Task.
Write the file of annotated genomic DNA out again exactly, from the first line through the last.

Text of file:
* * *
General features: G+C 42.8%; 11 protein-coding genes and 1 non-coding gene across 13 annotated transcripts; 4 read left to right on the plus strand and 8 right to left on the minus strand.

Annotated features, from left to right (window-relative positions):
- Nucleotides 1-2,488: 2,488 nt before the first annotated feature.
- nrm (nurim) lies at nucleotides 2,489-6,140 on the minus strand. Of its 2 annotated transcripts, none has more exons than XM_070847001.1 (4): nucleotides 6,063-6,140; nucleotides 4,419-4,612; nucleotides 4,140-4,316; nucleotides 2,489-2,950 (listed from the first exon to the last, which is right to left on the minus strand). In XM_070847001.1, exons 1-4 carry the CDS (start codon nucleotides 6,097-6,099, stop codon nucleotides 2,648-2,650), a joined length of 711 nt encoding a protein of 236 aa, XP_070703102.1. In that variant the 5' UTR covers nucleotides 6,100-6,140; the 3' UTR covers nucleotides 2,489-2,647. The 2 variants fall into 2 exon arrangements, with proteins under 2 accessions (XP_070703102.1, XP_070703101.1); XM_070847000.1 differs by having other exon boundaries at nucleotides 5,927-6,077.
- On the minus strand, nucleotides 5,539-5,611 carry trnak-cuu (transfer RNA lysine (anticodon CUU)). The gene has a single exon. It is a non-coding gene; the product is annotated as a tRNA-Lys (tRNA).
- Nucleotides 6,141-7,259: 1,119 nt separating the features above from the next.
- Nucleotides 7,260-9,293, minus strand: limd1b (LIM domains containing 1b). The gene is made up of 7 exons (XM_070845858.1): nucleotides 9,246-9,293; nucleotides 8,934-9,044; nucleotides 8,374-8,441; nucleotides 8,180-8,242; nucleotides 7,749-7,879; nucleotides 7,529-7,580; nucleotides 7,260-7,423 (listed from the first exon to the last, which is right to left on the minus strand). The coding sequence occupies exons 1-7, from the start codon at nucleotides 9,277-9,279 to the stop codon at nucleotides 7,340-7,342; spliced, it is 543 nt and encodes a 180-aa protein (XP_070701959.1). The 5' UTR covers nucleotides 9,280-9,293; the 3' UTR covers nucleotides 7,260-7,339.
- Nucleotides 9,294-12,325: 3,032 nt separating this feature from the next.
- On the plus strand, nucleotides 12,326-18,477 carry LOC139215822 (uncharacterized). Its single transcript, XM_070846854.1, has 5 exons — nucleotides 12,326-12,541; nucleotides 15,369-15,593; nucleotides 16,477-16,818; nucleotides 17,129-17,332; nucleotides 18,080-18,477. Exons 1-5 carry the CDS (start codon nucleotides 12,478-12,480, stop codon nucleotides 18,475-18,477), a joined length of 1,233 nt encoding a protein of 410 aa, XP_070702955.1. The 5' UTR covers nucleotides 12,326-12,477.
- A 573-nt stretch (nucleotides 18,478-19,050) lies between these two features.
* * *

General features: G+C 42.8%; 11 protein-coding genes and 1 non-coding gene across 13 annotated transcripts; 4 read left to right on the plus strand and 8 right to left on the minus strand.

Annotated features, from left to right (window-relative positions):
- Nucleotides 1-2,488: 2,488 nt before the first annotated feature.
- nrm (nurim) lies at nucleotides 2,489-6,140 on the minus strand. Of its 2 annotated transcripts, none has more exons than XM_070847001.1 (4): nucleotides 6,063-6,140; nucleotides 4,419-4,612; nucleotides 4,140-4,316; nucleotides 2,489-2,950 (listed from the first exon to the last, which is right to left on the minus strand). In XM_070847001.1, exons 1-4 carry the CDS (start codon nucleotides 6,097-6,099, stop codon nucleotides 2,648-2,650), a joined length of 711 nt encoding a protein of 236 aa, XP_070703102.1. In that variant the 5' UTR covers nucleotides 6,100-6,140; the 3' UTR covers nucleotides 2,489-2,647. The 2 variants fall into 2 exon arrangements, with proteins under 2 accessions (XP_070703102.1, XP_070703101.1); XM_070847000.1 differs by having other exon boundaries at nucleotides 5,927-6,077.
- On the minus strand, nucleotides 5,539-5,611 carry trnak-cuu (transfer RNA lysine (anticodon CUU)). The gene has a single exon. It is a non-coding gene; the product is annotated as a tRNA-Lys (tRNA).
- Nucleotides 6,141-7,259: 1,119 nt separating the features above from the next.
- Nucleotides 7,260-9,293, minus strand: limd1b (LIM domains containing 1b). The gene is made up of 7 exons (XM_070845858.1): nucleotides 9,246-9,293; nucleotides 8,934-9,044; nucleotides 8,374-8,441; nucleotides 8,180-8,242; nucleotides 7,749-7,879; nucleotides 7,529-7,580; nucleotides 7,260-7,423 (listed from the first exon to the last, which is right to left on the minus strand). The coding sequence occupies exons 1-7, from the start codon at nucleotides 9,277-9,279 to the stop codon at nucleotides 7,340-7,342; spliced, it is 543 nt and encodes a 180-aa protein (XP_070701959.1). The 5' UTR covers nucleotides 9,280-9,293; the 3' UTR covers nucleotides 7,260-7,339.
- Nucleotides 9,294-12,325: 3,032 nt separating this feature from the next.
- On the plus strand, nucleotides 12,326-18,477 carry LOC139215822 (uncharacterized). Its single transcript, XM_070846854.1, has 5 exons — nucleotides 12,326-12,541; nucleotides 15,369-15,593; nucleotides 16,477-16,818; nucleotides 17,129-17,332; nucleotides 18,080-18,477. Exons 1-5 carry the CDS (start codon nucleotides 12,478-12,480, stop codon nucleotides 18,475-18,477), a joined length of 1,233 nt encoding a protein of 410 aa, XP_070702955.1. The 5' UTR covers nucleotides 12,326-12,477.
- A 573-nt stretch (nucleotides 18,478-19,050) lies between these two features.